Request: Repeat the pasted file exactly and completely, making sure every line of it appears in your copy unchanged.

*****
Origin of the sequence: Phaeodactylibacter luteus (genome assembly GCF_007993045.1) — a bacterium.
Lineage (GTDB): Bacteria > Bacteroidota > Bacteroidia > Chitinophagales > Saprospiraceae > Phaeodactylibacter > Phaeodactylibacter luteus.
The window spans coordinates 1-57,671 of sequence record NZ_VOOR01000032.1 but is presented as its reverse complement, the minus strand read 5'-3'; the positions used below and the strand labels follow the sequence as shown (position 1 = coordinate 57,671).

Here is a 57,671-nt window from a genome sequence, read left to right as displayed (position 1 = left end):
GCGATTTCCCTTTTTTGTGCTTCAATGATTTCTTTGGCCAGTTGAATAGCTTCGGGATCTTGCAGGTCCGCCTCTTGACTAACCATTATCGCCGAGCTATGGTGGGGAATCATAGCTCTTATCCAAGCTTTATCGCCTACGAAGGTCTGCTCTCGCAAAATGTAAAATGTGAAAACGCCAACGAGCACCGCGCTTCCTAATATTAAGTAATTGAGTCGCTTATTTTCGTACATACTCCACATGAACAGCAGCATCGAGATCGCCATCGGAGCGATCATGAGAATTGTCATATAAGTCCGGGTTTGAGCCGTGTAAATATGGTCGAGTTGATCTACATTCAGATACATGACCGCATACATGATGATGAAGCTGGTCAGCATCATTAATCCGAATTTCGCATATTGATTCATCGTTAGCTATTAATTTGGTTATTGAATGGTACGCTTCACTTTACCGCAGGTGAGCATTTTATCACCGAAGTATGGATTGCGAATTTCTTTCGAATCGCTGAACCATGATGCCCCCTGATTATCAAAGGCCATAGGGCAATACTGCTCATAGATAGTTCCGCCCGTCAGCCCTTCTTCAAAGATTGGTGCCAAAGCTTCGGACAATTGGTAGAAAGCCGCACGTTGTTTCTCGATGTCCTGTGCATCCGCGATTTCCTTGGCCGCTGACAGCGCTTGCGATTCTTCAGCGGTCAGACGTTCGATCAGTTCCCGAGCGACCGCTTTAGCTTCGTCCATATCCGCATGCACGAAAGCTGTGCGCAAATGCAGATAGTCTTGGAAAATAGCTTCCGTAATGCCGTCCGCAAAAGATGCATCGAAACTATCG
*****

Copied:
Origin of the sequence: Phaeodactylibacter luteus (genome assembly GCF_007993045.1) — a bacterium.
Lineage (GTDB): Bacteria > Bacteroidota > Bacteroidia > Chitinophagales > Saprospiraceae > Phaeodactylibacter > Phaeodactylibacter luteus.
The window spans coordinates 1-57,671 of sequence record NZ_VOOR01000032.1 but is presented as its reverse complement, the minus strand read 5'-3'; the positions used below and the strand labels follow the sequence as shown (position 1 = coordinate 57,671).

Here is a 57,671-nt window from a genome sequence, read left to right as displayed (position 1 = left end):
GCGATTTCCCTTTTTTGTGCTTCAATGATTTCTTTGGCCAGTTGAATAGCTTCGGGATCTTGCAGGTCCGCCTCTTGACTAACCATTATCGCCGAGCTATGGTGGGGAATCATAGCTCTTATCCAAGCTTTATCGCCTACGAAGGTCTGCTCTCGCAAAATGTAAAATGTGAAAACGCCAACGAGCACCGCGCTTCCTAATATTAAGTAATTGAGTCGCTTATTTTCGTACATACTCCACATGAACAGCAGCATCGAGATCGCCATCGGAGCGATCATGAGAATTGTCATATAAGTCCGGGTTTGAGCCGTGTAAATATGGTCGAGTTGATCTACATTCAGATACATGACCGCATACATGATGATGAAGCTGGTCAGCATCATTAATCCGAATTTCGCATATTGATTCATCGTTAGCTATTAATTTGGTTATTGAATGGTACGCTTCACTTTACCGCAGGTGAGCATTTTATCACCGAAGTATGGATTGCGAATTTCTTTCGAATCGCTGAACCATGATGCCCCCTGATTATCAAAGGCCATAGGGCAATACTGCTCATAGATAGTTCCGCCCGTCAGCCCTTCTTCAAAGATTGGTGCCAAAGCTTCGGACAATTGGTAGAAAGCCGCACGTTGTTTCTCGATGTCCTGTGCATCCGCGATTTCCTTGGCCGCTGACAGCGCTTGCGATTCTTCAGCGGTCAGACGTTCGATCAGTTCCCGAGCGACCGCTTTAGCTTCGTCCATATCCGCATGCACGAAAGCTGTGCGCAAATGCAGATAGTCTTGGAAAATAGCTTCCGTAATGCCGTCCGCAAAAGATGCATCGAAACTATCG